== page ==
Wilson endorses Foxx as next House Education chairman

The No. 2 Republican on the House Education and Workforce Committee is endorsing Rep. Virginia FoxxVirginia Ann FoxxTrump calls North Carolina redistricting ruling ‘unfair’ Women poised to take charge in Dem majority House passes bill putting restrictions on unfunded mandates MORE (R-N.C.) to become the panel’s next chairman.

In an interview with The Hill, Rep. Joe WilsonAddison (Joe) Graves WilsonTrump calls North Carolina redistricting ruling ‘unfair’ Sacha Baron Cohen mulls arming toddlers with guns in inaugural episode Why civility in politics won't be getting any better MORE (R-S.C.) said he would fully support Foxx to succeed retiring Education Chairman John Kline (R-Minn.). The endorsement all but guarantees Foxx — a current member of the GOP leadership team — will win the committee gavel later this fall.


“She’s qualified as a former college administrator, as an educator with all the issues relative to education and workforce,” Wilson said. “She’s got the qualifications, and I feel she will be a very positive chairman.

“I would expect her to be a shoo-in.”

Wilson is the second-most senior Republican on the panel after Kline; Foxx, the secretary of the House GOP Conference, is third. But Wilson said he’s more focused on the work of his other two committees: the Armed Services and Foreign Affairs panels.

And House Republicans openly acknowledge they could use a few women leading committees. Administration Committee Chairwoman Candice MillerCandice Sue MillerWomen poised to take charge in Dem majority GOP puts Obama on notice over visa carve-outs Wilson endorses Foxx as next House Education chairman MORE (R-Mich.) is the only woman among 20 House GOP “standing” committee chairmen, but like Kline, she’s also retiring from Congress this year.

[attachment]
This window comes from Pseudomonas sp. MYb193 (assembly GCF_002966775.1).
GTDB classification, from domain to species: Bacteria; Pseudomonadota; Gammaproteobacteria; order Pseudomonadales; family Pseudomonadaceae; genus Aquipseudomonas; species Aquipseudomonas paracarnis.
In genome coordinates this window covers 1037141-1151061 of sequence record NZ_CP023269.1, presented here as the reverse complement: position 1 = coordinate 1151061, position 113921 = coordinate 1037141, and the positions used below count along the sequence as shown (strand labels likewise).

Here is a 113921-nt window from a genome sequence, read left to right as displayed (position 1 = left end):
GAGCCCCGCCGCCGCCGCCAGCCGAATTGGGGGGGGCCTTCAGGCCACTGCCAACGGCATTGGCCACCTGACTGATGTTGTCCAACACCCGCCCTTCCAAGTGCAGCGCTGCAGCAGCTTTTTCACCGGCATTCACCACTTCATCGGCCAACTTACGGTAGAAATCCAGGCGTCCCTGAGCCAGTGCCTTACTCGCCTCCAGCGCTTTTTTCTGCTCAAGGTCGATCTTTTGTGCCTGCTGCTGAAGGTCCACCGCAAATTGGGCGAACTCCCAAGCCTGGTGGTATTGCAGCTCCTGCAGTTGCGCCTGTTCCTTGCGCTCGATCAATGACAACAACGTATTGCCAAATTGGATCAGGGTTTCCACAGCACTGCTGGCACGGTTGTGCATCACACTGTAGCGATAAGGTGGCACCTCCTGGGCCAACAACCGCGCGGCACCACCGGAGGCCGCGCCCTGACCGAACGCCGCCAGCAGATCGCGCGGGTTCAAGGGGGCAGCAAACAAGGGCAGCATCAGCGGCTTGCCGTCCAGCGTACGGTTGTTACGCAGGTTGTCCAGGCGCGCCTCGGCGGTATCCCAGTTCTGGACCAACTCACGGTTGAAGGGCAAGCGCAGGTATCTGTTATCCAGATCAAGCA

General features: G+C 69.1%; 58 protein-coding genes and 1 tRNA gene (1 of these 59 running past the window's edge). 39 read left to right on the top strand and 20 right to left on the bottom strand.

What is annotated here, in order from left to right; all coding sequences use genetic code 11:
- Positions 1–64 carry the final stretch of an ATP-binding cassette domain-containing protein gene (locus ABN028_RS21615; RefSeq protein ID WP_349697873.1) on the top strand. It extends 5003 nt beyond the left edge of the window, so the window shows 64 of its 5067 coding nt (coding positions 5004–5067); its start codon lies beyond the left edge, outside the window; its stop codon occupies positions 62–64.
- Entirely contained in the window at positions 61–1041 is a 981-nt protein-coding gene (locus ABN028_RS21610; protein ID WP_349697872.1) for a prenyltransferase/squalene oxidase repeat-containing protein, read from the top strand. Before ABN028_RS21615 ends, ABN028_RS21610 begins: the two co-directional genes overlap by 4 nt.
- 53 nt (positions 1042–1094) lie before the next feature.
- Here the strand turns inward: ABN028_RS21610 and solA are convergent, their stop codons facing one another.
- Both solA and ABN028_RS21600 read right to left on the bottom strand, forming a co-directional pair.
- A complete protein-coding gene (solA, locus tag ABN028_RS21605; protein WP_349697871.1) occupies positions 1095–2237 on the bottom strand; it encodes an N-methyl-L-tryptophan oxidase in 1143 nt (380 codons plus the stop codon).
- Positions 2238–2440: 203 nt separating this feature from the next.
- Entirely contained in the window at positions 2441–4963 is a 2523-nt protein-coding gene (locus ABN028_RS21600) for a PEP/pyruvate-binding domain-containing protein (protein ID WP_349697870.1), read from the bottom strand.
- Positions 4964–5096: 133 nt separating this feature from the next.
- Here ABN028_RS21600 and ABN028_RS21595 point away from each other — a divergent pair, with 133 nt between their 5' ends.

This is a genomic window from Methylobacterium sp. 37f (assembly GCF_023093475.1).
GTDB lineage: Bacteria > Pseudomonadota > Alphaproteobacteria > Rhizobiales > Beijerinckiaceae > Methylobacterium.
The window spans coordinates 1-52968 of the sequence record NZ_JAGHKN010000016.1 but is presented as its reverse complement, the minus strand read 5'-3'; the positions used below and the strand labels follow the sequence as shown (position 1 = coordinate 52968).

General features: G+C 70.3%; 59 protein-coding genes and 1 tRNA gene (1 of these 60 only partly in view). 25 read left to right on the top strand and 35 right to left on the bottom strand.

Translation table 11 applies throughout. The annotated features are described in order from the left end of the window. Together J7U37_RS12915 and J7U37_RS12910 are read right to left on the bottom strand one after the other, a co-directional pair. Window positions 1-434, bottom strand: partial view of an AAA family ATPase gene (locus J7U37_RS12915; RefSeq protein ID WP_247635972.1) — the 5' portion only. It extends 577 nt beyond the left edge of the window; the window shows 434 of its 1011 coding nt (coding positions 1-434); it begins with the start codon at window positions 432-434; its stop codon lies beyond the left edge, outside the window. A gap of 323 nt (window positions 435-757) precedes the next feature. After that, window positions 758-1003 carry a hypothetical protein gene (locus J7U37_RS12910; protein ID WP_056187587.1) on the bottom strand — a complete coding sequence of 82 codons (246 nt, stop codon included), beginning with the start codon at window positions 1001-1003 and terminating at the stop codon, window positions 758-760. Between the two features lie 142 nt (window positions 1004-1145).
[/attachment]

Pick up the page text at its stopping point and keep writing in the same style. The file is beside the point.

Last year, Rep. Marsha BlackburnMarsha BlackburnThe Hill's Morning Report — Sponsored by United Against Nuclear Iran — Kavanaugh and his accuser will testify publicly The Memo: Kavanaugh firestorm consumes political world Kavanaugh becomes September surprise for midterm candidates MORE (R-Tenn.) was appointed chairwoman of a special committee formed to investigate Planned Parenthood.

It’s unclear if Wilson could have successfully challenged Foxx for the gavel, but he insisted he hadn’t been discouraged by Speaker Paul Ryan (R-Wis.) or other leaders to run for the post.

“I’ve been to the meetings [with education special-interest groups.] I really respect John Kline. He has nerves of steel to sit there ad infinitum,” Wilson said. “They are tough issues that I don’t have a passion for. My passion is for a strong national defense.”

The House GOP Steering Committee, led by Ryan, will select new committee chairmen after the November election. With Miller retiring, there will be tremendous pressure to give some female lawmakers a seat at the table.

Ryan could pick another woman to succeed Miller as Administration chairman, but freshman Rep. Barbara ComstockBarbara Jean ComstockMillionaires group endorses Dem House candidates opposed to GOP tax law Election Countdown: Trump confident about midterms in Hill.TV interview | Kavanaugh controversy tests candidates | Sanders, Warren ponder if both can run | Super PACs spending big | Two states open general election voting Friday | Latest Senate polls Overnight Energy: Watchdog to investigate EPA over Hurricane Harvey | Panel asks GAO to expand probe into sexual harassment in science | States sue over methane rules rollback MORE (R-Va.) is the only other female lawmaker currently serving on the panel.

As vice chairman of the Energy and Commerce Committee, Blackburn is well-positioned to succeed Chairman Fred Upton (R-Mich.), who must relinquish the gavel later this year due to term limits. But she would have to leapfrog over several other more senior male colleagues.

Rep. Kay Granger (R-Texas) is a senior member of the powerful Appropriations Committee, but she’ll have plenty of company in the race to replace term-limited Chairman Hal Rogers (R-Ky.) later this year.

Another senior female lawmaker, Rep. Cynthia Lummis (R-Wyo.), is retiring from Congress at the end of the year.